NAB has now built up a portfolio of 1200 APIs for both internal and external use, with reinforced monitoring wrapped around the latter in particular in a bid to avoid potential abuse.
Executive for enterprise technology Steve Day told FST Media’s Future of Financial Services summit that APIs are increasingly powering “a whole ecosystem of partners around the banks that can provide value-added services on top of the basic banking services.”
Many external-facing APIs pertain to NAB’s implementation of open banking, and are published via a developer portal.
Day noted that bank customers could authorise third-party websites to access their data and analyse it in order to better understand their finances and spending habits.
“If you’re willing, through all of the checks, to provide your details on what you have in your banking environment and your personal information, you can make that available for a range of services either to yourself or for third-parties that you entrust to handle your finances on your behalf,” he said.
Increasingly though, NAB also built APIs to allow its customers (or other third parties) to integrate their environments directly with NAB.
“Many of [our 1200] APIs link to our customers to enable great integrations into their environments and really help then digitise their environments in a way that integrates with their banking services,” Day said.
Other APIs enabled third-party app and site developers to link into NAB services.
“We’ve built interfaces to things like Xero, so Xero can now interface to us directly. We built interfaces to realestate.com.au so that people, as they buy houses, can actually get real time information back out on our products and services through these APIs and what they’d be able to loan, etc,” Day said.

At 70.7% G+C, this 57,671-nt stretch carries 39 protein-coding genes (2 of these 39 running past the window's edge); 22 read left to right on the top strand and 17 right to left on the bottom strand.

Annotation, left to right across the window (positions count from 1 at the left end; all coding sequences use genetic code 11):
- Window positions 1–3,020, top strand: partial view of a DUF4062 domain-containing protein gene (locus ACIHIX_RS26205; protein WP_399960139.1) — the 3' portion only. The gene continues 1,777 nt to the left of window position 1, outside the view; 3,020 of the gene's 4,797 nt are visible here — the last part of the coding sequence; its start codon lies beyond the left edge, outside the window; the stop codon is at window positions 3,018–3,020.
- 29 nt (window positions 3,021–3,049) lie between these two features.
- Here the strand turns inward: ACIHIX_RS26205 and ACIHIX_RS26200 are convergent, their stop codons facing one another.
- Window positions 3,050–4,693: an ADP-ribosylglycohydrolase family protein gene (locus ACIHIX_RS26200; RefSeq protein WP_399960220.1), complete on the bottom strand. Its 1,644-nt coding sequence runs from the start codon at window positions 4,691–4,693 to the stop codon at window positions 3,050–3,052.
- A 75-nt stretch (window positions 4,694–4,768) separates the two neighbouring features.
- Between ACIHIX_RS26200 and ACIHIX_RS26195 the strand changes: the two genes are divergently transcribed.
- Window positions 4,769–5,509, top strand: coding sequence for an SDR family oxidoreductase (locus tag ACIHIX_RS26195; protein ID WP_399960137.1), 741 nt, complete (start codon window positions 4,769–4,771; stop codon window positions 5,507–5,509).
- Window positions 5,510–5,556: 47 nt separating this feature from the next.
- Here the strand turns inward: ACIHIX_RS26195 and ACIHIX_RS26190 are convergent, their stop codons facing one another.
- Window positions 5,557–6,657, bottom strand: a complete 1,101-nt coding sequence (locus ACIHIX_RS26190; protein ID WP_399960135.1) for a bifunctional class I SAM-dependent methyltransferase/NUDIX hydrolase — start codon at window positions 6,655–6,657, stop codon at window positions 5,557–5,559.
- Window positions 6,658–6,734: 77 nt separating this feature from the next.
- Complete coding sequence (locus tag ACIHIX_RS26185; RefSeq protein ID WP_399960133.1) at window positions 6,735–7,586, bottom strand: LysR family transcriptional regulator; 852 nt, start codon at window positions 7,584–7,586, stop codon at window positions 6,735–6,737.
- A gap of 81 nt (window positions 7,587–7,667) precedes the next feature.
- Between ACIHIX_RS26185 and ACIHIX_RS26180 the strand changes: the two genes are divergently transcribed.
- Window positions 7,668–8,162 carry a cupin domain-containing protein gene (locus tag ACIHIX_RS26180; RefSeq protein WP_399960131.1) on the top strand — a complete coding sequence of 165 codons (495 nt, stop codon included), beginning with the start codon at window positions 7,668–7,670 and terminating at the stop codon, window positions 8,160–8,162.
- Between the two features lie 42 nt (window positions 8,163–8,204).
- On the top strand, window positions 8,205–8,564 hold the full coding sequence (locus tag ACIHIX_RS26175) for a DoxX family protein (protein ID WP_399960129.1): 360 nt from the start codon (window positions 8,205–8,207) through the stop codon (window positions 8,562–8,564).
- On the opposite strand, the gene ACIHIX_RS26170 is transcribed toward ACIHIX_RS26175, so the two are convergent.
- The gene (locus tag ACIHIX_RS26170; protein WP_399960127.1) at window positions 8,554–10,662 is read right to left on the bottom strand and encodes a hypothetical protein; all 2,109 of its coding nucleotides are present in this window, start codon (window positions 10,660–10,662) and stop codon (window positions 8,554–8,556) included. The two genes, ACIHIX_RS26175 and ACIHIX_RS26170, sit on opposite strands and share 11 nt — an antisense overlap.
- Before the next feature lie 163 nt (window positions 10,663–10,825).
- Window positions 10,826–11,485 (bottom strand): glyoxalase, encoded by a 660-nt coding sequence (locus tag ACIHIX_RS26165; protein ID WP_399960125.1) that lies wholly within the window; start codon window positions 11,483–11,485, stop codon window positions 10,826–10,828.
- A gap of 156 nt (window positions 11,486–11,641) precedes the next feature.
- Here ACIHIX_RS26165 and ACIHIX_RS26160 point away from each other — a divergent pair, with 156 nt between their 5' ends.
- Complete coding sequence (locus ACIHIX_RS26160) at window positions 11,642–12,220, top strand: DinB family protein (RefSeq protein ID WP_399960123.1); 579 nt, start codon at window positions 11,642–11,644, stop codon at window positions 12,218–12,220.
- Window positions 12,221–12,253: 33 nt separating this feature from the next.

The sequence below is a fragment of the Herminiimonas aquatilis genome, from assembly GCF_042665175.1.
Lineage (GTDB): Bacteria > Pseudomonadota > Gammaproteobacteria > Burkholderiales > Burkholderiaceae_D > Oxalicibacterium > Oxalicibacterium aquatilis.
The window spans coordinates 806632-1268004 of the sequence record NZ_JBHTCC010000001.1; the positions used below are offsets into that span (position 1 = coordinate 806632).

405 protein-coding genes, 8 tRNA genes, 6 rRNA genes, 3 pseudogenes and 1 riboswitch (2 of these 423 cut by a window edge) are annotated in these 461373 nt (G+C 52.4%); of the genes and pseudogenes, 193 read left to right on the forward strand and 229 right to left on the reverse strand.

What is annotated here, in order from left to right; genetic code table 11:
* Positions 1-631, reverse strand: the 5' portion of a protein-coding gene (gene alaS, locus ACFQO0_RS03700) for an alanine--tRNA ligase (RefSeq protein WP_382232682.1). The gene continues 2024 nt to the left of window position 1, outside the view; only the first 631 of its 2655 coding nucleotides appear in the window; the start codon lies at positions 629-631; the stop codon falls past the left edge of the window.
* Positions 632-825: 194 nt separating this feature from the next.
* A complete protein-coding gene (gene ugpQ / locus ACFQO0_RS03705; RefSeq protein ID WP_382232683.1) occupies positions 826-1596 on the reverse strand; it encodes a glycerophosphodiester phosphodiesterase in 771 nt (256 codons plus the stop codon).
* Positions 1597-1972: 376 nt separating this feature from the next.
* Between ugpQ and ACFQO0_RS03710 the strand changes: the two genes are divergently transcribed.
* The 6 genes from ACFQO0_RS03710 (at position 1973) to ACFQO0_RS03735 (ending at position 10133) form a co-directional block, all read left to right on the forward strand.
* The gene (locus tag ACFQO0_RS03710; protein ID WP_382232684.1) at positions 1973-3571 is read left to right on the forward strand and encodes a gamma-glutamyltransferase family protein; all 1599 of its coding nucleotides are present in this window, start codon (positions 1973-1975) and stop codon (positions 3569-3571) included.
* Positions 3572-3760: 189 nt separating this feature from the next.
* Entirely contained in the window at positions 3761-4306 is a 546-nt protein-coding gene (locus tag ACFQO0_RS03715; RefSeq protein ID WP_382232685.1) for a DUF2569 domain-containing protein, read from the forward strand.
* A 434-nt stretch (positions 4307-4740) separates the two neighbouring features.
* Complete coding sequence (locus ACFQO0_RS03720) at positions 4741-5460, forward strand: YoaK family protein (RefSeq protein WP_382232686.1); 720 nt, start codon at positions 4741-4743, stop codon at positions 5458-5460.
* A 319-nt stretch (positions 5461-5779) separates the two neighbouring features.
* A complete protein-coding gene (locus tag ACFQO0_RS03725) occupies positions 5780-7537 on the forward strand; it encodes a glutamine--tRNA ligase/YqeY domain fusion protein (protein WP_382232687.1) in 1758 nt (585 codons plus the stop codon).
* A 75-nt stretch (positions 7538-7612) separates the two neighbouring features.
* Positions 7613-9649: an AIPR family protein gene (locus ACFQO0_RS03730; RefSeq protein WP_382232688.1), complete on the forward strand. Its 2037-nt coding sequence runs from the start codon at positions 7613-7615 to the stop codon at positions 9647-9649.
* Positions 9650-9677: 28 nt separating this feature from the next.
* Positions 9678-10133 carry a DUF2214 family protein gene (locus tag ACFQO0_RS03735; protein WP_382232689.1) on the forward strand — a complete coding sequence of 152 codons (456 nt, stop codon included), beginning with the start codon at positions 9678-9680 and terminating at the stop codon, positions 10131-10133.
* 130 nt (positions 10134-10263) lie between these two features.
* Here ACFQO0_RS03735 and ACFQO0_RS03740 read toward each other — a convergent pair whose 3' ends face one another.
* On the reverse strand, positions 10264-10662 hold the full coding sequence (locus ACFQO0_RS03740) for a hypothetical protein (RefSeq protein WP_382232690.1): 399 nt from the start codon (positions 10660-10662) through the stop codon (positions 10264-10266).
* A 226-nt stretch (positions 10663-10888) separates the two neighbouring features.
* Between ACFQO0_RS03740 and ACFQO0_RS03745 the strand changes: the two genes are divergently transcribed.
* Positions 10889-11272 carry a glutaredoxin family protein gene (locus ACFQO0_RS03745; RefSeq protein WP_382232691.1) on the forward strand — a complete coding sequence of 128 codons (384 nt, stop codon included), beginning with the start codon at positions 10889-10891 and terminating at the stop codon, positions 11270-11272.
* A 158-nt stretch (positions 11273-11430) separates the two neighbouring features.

“We’re creating a lot more of these interfaces so not only can we provide digital windows into our business but also we can open it up to allow other third parties to provide services.”
Day said that prospective API users were able to test NAB’s APIs in sandbox environments.
He also said that the bank had paid particularly close attention to security and monitoring the use of its APIs, particularly following the PayID look-up abuse incident that hit rival Westpac last year.
Fraudsters ran thousands of automated PayID look-ups a day for six weeks before the incident was detected and shut down.
Day said NAB was already focused on security and governance as a result of its long-running and wide-ranging move into the cloud.
But he suggested the PayID incident had reinforced the need for NAB to keep tabs on the use of its own APIs.
“Obviously, putting APIs out there without monitoring would be extremely dangerous,” Day said.
“Early in the piece we learned from the PayID incident where APIs were put out to the market for PayID and before you knew it, you had people trying to exploit those and gather personal information on people by just guessing mobile numbers, for instance.
“We put a lot of blocks in place to prevent that sort of thing, [and] a lot of monitoring to make sure we don’t have scanning of our APIs for the wrong reasons.
“We’re looking at transaction levels, looking at suspicious activities – all of that has been built in as part of the monitoring.”